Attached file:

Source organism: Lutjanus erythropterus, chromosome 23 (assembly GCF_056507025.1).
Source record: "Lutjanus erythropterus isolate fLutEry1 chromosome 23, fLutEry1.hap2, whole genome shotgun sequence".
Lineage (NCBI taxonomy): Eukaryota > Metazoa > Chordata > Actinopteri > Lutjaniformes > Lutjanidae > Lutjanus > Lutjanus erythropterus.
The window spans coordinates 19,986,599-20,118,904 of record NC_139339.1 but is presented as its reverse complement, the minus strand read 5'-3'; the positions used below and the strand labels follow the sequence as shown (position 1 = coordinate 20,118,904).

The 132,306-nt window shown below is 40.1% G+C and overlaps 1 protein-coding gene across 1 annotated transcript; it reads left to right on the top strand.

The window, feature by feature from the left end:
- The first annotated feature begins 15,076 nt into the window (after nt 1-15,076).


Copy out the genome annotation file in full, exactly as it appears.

Source organism: Lutjanus erythropterus, chromosome 23 (assembly GCF_056507025.1).
Source record: "Lutjanus erythropterus isolate fLutEry1 chromosome 23, fLutEry1.hap2, whole genome shotgun sequence".
Lineage (NCBI taxonomy): Eukaryota > Metazoa > Chordata > Actinopteri > Lutjaniformes > Lutjanidae > Lutjanus > Lutjanus erythropterus.
The window spans coordinates 19,986,599-20,118,904 of record NC_139339.1 but is presented as its reverse complement, the minus strand read 5'-3'; the positions used below and the strand labels follow the sequence as shown (position 1 = coordinate 20,118,904).

The 132,306-nt window shown below is 40.1% G+C and overlaps 1 protein-coding gene across 1 annotated transcript; it reads left to right on the top strand.

The window, feature by feature from the left end:
- The first annotated feature begins 15,076 nt into the window (after nt 1-15,076).